April 21, 2024
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April 21, 2024
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Parshat Chayei Sarah

This week’s haftarah, a selection taken from the opening perek of Sefer Melachim I, focuses upon two seemingly different events. The first pesukim describe for us the final days of David Hamelech, chronicling his physical weakness and the necessity of finding a “sochenet,” an attendant whose proximity to the king would help keep him warm. The rest of the chapter focuses upon the attempts of Adoniya, David’s oldest surviving son, to take over the throne and force the royal succession to follow his family and not that of Shlomo, the heir apparent. When studying these events we are led to ask the simple question of what connection could there be between the two stories and why was the opening episode, a seemingly minor event, even included in the holy text. But it would be a mistake to take the approach that these are two separate stories with no real connection when, in truth, it is the first episode that led to the second.

It was the physical weakness of the king, seen in his inability to keep warm, and his detachment from what was occurring outside the palace, proven by the fact that he had to be informed of the rebellion, that gave the impetus to Adoniya and his supporters to gather followers and publicly proclaim the throne for Adoniya. Furthermore, the same Adoniya would later request that David’s royal attendant, Avishag, be given to him as a wife, for an act of marrying the former king’s servant can substantiate the claim that he, not Shlomo, was the true successor.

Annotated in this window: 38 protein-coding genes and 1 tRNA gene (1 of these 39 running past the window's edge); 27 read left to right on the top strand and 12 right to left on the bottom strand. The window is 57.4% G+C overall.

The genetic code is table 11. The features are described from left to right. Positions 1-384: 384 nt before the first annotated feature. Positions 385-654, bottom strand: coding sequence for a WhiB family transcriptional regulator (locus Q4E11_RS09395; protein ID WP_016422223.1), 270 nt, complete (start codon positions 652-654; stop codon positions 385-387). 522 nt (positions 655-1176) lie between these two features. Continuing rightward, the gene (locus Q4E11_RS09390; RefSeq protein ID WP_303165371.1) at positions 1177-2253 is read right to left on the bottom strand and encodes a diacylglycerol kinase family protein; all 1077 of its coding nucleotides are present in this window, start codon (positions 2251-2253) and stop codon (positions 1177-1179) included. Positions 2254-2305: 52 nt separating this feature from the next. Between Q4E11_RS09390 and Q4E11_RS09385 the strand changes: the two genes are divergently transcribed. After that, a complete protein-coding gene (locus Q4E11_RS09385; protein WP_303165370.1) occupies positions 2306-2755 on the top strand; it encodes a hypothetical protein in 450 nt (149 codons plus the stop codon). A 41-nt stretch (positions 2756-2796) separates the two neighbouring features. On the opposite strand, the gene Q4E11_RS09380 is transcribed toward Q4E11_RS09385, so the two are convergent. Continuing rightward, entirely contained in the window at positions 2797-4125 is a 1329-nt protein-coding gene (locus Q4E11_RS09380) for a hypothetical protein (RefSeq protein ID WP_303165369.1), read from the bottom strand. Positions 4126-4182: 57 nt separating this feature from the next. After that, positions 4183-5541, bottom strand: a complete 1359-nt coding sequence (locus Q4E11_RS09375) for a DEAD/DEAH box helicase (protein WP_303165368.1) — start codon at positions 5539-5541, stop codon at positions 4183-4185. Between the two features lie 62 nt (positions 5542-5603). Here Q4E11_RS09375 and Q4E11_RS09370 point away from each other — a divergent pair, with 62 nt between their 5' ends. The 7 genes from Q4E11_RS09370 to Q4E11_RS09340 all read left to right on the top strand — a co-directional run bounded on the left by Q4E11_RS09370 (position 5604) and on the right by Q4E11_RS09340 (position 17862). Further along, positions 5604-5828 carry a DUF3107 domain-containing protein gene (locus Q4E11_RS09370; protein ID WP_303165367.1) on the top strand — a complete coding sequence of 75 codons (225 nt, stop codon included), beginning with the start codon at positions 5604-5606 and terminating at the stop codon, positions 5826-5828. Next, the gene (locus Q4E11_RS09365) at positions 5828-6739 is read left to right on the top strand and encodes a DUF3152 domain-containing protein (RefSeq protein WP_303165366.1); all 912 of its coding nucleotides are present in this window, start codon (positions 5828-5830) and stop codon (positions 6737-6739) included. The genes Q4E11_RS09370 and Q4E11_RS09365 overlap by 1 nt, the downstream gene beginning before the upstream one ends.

In past articles we have addressed the contrast between Yitzchak’s peaceful succession of his father Avraham with Shlomo’s stormy succession of David Hamelech. But it is also important to compare the behaviors of both “successors,” Yitzchak and Shlomo. In both cases the sons took no part in the choice. Both Yitzchak and Shlomo were passive and showed no involvement in their fathers’ choices to have them carry on their leadership. In fact, the entire Sefer Bereishit can be described as a struggle for bechora, bechira and bracha; a story of children claiming the bechora, the first-born birthright, in order to merit the bechira, the choice to receive the bracha, Hashem’s special blessing. Yet in each case it was not the bechor, the firstborn, who was chosen; neither Yishmael nor Eisav nor Reuven was chosen.

And the lesson we learn is the same one taught to us by the haftarah: leadership is not to be determined by birth but by deed. God’s choice is “merit-based,” which is also why Shlomo, and not the eldest (surviving) son, Adoniya, was chosen.

We are judged by what we do, by what we accomplish, and not by accident of birth. “Yichus” is important; but only if it serves as inspiration to help us live up to the greatness of those who preceded us.

By Rabbi Neil N. Winkler


Rabbi Neil Winkler is the rabbi emeritus of the Young Israel of Fort Lee and now lives in Israel.

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